Men's Fitness

Alex Crockford


Gracing the cover this issue is fitness model and personal trainer Alex Crockford. The 30-year-old believes in sustainabl­e gains: lifestyle and training changes that can create fitness for life, rather than flash-in-the-pan diets and workout programmes that foster a boom-and-bust mindset. In 2016, Crockford set up the CrockFit app – which has grown to include gym, home, bodyweight and nutrition plans – and you can access a load of free training tips and workouts on his Instagram (@alexcrockf­ord) and YouTube.

ALEX, EVERYONE’S HAD TO ADAPT AND IMPROVISE AS BEST THEY CAN THIS YEAR – HAS YOUR FITNESS ROUTINE CHANGED MUCH AS A RESULT OF THE VARIOUS RESTRICTIO­NS? Yeah completely. My method of training is always a mixture of weightlift­ing and gym training, along with some bodyweight stuff and running. It’s always been varied, but back in March when we first went into lockdown I obviously had to go into home-training mode – that began with purely bodyweight, but I progressed it to single-piece equipment workouts.

I just used as much creativity and variety with resistance

bands, dumbbells, TRX Straps and kettlebell­s as I could.


e past 12 weeks – and pretty much culminatin­g in the MF cover shoot

– I went back into a weights-focused routine at the gym: lifting four times a week. I supplement­ed that with running and cardio, but the main structure was gym-based. e split routine varied, but most of the time it was a variation on push, pull, legs.

I’m currently without a programme, which is quite rare for me, but I’m enjoying the exibility. I normally say it’s best to follow a programme, because most of the time it is, however there are some pros to listening to your body and doing what instinctiv­ely feels right. So at the moment if I’m not feeling right or I’ve got DOMS all over my body, I’ll have a day o , or go for a walk and do yoga.


Nutrition is a key part of my habits, and it’s really ingrained in me now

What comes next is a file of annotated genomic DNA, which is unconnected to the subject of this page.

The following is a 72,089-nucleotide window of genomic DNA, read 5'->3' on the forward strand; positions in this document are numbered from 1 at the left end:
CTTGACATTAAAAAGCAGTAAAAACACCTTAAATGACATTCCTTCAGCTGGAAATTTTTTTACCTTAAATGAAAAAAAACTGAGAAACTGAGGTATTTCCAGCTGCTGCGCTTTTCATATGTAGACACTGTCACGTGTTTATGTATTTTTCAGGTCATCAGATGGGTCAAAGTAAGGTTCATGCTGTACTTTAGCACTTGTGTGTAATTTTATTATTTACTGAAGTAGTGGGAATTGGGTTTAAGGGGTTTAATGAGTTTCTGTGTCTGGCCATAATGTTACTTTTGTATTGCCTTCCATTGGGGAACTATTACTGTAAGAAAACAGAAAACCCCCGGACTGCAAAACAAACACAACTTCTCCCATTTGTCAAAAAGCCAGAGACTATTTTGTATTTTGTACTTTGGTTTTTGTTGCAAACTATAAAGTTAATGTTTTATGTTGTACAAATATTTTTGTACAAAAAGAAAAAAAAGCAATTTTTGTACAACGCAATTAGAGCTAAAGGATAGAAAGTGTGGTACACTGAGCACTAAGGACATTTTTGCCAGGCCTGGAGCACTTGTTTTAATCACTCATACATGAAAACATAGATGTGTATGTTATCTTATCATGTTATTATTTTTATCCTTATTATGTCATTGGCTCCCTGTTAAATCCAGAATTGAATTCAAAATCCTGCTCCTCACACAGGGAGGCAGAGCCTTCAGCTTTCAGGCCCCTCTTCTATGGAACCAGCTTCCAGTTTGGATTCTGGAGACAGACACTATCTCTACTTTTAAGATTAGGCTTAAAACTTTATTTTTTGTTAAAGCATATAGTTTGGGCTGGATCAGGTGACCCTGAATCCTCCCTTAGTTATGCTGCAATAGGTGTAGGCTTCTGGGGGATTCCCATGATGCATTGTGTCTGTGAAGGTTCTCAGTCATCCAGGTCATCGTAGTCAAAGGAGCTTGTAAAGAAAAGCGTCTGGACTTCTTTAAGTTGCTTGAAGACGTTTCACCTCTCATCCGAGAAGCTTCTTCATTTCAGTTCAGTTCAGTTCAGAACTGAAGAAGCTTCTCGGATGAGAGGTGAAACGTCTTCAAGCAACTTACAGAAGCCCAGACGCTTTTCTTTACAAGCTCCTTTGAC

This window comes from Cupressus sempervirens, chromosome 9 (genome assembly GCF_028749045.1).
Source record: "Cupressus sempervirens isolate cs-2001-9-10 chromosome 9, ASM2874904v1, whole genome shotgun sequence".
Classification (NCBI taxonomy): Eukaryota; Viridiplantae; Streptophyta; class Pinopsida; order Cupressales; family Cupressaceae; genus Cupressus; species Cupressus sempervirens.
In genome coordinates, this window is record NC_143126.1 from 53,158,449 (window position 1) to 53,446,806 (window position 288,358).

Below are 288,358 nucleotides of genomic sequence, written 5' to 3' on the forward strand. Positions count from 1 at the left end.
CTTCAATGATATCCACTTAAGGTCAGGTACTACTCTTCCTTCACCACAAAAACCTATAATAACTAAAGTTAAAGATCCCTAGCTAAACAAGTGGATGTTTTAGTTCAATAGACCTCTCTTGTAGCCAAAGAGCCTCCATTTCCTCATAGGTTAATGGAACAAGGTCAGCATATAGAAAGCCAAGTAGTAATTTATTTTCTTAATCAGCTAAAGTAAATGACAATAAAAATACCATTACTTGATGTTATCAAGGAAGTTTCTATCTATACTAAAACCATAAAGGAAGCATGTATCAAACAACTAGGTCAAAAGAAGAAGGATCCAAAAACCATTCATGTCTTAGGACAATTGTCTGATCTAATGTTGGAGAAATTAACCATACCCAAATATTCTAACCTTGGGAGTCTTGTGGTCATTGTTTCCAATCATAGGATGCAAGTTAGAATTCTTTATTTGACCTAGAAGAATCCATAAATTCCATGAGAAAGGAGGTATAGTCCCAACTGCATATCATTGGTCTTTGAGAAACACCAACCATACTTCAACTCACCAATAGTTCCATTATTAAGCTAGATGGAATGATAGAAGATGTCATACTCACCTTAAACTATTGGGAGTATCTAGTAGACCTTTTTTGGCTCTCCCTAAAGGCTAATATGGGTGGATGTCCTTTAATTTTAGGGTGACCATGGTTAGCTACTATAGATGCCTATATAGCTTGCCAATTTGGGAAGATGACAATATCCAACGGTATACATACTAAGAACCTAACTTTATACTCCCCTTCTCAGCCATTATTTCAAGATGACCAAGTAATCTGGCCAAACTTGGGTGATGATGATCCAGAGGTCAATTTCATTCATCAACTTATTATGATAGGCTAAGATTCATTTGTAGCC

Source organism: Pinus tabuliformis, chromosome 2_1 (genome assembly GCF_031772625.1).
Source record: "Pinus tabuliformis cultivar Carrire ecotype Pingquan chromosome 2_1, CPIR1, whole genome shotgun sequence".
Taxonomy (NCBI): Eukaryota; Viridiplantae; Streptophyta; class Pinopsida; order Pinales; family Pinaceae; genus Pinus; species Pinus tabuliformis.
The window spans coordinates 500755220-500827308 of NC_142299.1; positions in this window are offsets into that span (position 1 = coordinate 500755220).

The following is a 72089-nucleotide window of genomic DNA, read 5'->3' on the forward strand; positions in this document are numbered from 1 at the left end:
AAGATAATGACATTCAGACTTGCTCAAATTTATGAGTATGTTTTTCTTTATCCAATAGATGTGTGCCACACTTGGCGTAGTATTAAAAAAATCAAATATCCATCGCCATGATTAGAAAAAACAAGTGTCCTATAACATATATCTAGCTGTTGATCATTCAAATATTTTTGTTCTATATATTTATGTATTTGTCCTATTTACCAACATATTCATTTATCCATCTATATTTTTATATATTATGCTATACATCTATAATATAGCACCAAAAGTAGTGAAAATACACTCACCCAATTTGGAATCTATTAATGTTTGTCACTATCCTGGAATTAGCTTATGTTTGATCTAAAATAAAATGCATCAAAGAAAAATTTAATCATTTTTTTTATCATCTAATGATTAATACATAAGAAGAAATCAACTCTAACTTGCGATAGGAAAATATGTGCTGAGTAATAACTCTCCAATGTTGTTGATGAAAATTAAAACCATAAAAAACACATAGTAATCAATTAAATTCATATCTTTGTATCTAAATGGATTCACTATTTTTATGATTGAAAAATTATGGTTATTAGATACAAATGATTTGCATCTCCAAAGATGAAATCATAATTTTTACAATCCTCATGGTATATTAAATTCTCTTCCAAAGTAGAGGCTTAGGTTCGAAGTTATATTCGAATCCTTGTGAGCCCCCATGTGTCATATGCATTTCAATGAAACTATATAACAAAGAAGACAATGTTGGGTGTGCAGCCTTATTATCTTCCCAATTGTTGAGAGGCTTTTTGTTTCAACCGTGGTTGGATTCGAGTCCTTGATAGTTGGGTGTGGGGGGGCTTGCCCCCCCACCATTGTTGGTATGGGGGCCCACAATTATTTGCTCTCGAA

– I struggle to not think about it, to be honest. I’m always looking to get

tter and stronger, but look aesthetic as well. ere are of course some days in the weekend where I ‘let loose’ and enjoy a nice cheat meal, but my day-to-day habits are pretty on form. In terms of calories, I like the term ‘main gain’ – not maintain, but main gain – because a lot of people get stuck in a cycle of cutting and bulking, but there is a sweet spot of maintenanc­e calories that allows you to enjoy your food, build muscle and stay lean all year round.


In the early days, when I rst started working out, I did what most young men do and followed my ego. When you’re young, you don’t get injured and it’s all about lifting as heavy as you can, as fast as you can, and that eventually led to quite a lot of lower back pain that took a long time to recover. at taught me that slow, progressiv­e overload and increase in volume works wonders.

So many people can lift 80kg deadlift, so the next week they want to lift 100kg and the week after that 120kg, but then their form gets worse and worse, and then the injury comes. e mindset of lifting the same weight for three weeks, then upping the weight by just 5kg at a time, can be hard to get into, but you do that for a year and you will make incredible progress – without the injuries.

“ere is a sweet spot of maintenanc­e calories that allows you to enjoy your food, build muscle and stay lean all year round”

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